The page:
Queen Mary’s Wartime Service

Queen Mary made her last peacetime voyage from Southampton on 30 August 1939. On arrival in New York, the ship was berthed in the relative safety of the US port, while World War II commenced in Europe. Queen Mary remained in New York until early 1940, when the British Admiralty decided the role the ship would play in the coming months and years: troop carrier!

Requisitioned as a troop carrier, Queen Mary sailed for Sydney where the ship was converted into one of the world’s largest troop carriers. Parts of Queen Mary’s exquisite interior was carefully removed and stored, while alterations were made to the ship to boost her trooping capacity. Externally the ship was painted grey and a degaussing coil was added to de-magnify the hull.

The Conversion:

During the conversion, Queen Mary’s large First Class dining room became the main mess hall – due to its large size – while Officers were welcomed into the smaller and more intimate Tourist Class dining room. The majority of Queen Mary’s cabins didn’t have private bathrooms, so the shared bathroom facilities were enlarged, as were the galleys in order to accommodate the increased passenger capacity.

Structurally, both Queens were altered with reinforced protective covers on the bridge windows, sand bags utilised aboard to protect vulnerable areas and the installation of degaussing coils to reduce the risk of contact with sea mines. The two Cunarders were fitted with anti-aircraft guns – though in reality their speed of over 30 knots was their primary defence against enemy attack.

At the end of the Sydney conversion Queen Mary was able to carry up to 10,000 troops. Queen Elizabeth joined Queen Mary on trooping services in 1940, and the two huge ships sailed in convoys with other requisitioned ocean liners, including Aquitania.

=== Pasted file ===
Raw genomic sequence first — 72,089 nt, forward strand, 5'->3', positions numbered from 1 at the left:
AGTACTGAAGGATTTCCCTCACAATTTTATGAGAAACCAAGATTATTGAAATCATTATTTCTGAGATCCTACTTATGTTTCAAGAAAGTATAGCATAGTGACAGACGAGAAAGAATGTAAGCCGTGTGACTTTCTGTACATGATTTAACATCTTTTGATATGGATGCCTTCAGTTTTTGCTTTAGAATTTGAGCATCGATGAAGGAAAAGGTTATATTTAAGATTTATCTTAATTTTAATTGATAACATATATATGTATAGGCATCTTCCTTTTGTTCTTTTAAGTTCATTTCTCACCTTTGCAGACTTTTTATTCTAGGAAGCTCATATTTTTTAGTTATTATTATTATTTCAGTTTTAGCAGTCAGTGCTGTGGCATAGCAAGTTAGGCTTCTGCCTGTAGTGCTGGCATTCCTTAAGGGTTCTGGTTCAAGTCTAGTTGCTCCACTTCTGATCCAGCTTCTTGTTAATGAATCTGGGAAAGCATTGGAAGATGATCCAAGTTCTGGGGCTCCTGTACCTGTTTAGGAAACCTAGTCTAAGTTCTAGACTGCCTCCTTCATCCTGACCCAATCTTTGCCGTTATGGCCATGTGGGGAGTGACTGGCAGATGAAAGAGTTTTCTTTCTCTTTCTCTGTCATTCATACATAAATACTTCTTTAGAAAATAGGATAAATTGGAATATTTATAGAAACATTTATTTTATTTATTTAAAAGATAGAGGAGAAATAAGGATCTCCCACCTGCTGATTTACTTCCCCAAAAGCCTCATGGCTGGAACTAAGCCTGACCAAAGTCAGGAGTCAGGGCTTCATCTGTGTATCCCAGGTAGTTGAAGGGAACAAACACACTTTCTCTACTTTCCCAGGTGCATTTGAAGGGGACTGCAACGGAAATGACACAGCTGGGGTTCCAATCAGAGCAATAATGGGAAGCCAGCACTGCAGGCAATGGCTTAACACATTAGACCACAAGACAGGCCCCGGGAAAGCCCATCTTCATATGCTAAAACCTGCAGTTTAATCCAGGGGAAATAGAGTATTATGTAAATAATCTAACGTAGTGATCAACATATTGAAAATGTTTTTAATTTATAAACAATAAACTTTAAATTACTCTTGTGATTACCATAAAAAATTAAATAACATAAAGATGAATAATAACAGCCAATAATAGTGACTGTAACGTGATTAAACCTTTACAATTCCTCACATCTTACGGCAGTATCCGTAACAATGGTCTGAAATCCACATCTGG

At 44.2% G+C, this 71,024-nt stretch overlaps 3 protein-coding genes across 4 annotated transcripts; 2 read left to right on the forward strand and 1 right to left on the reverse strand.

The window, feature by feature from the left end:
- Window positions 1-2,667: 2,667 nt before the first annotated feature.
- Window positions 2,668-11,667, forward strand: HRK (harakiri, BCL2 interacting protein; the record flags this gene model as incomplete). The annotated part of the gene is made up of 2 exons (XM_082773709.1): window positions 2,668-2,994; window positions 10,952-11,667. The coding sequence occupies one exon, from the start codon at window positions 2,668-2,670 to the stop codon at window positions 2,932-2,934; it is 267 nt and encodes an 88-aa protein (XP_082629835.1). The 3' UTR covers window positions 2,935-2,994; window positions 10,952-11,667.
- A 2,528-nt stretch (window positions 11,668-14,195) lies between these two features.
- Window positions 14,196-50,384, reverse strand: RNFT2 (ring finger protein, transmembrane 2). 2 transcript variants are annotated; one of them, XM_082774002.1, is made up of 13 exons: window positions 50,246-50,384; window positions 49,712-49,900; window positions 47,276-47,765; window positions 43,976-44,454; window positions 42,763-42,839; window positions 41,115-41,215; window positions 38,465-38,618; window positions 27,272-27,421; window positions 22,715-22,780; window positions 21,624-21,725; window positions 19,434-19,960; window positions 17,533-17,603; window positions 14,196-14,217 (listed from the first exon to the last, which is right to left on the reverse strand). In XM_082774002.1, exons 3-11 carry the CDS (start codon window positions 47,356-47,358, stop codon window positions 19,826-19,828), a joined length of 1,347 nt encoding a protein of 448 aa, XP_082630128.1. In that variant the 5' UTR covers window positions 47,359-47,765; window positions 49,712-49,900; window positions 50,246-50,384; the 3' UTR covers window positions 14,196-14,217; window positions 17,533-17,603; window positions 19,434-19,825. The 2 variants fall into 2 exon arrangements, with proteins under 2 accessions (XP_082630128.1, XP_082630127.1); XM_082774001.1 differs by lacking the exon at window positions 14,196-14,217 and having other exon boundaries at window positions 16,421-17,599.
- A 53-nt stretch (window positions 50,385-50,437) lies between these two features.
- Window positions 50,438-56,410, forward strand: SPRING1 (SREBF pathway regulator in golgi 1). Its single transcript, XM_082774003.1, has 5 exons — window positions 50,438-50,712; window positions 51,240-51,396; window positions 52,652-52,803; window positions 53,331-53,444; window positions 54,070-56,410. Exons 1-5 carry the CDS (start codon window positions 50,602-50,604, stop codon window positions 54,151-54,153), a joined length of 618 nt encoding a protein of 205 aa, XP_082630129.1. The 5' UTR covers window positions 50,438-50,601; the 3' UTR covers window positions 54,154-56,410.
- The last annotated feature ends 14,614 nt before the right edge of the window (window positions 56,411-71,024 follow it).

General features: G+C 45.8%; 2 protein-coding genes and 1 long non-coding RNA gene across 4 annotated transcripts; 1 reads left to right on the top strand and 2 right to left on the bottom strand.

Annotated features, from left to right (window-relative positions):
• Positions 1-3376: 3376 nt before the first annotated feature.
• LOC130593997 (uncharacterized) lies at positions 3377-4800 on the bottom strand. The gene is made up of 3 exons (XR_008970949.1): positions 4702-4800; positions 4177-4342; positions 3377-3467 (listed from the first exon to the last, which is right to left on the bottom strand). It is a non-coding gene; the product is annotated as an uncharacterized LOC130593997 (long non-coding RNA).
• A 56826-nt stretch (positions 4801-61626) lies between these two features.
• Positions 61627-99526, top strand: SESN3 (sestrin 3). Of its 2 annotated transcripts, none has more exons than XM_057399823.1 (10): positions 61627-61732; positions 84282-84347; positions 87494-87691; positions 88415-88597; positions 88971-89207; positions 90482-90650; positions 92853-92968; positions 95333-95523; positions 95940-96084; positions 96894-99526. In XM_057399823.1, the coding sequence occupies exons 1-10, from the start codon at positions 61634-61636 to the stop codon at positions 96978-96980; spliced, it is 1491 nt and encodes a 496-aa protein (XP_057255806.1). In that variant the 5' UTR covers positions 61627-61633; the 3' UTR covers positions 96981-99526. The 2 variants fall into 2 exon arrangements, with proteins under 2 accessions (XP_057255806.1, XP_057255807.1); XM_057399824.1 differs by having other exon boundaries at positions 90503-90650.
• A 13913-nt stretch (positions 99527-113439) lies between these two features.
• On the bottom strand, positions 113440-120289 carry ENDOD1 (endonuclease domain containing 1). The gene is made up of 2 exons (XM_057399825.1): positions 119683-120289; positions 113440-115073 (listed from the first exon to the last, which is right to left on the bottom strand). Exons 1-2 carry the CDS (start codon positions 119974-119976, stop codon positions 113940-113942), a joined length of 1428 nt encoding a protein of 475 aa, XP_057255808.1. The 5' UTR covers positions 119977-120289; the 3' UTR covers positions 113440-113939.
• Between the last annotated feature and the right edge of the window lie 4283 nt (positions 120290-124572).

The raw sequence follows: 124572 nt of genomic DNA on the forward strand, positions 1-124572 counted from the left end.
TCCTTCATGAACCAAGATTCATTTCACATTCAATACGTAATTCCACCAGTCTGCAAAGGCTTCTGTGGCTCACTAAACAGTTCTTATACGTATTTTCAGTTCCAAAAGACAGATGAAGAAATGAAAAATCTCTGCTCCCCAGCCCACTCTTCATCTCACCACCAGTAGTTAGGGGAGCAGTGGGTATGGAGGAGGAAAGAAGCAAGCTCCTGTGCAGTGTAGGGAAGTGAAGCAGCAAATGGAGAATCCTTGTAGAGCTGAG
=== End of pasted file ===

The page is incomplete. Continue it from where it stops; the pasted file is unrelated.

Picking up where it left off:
Transatlantic Service:

When the United States of America entered World War II, the Cunard Queens were redeployed to the North Atlantic troop service, to aid preparations for the D-Day landings. As the need to move troops increased, both ships were altered to boost their carrying capacity even further. Following the refit, both Queens regularly transporting over 15,000 people per crossing.

Queen Mary holds the record to this day of the most people carried aboard a ship – 16,683 people in a single crossing – on a voyage undertaken in 1943.

It was this massive trooping impact – and the advantage it gave the Allied War Effort – that led Sir Winston Churchill to acknowledge these great Cunarders as having helped to shorten the war – saying:

“Built for the arts of peace and to link the old world with the new, the queens challenged the fury of Hitlerism in the battle of the Atlantic. Without their aid, the day of final victory must unquestionably have been postponed.”

Churchill also acknowledged the Queen’s contribution in a letter to Cunard’s Chairman Sir Percy Bates, saying:

“without their aid, the day of final victory must unquestionably have been postponed.”

Learn More

To learn about how the Queens impacted the Allied war effort, check out this short video below: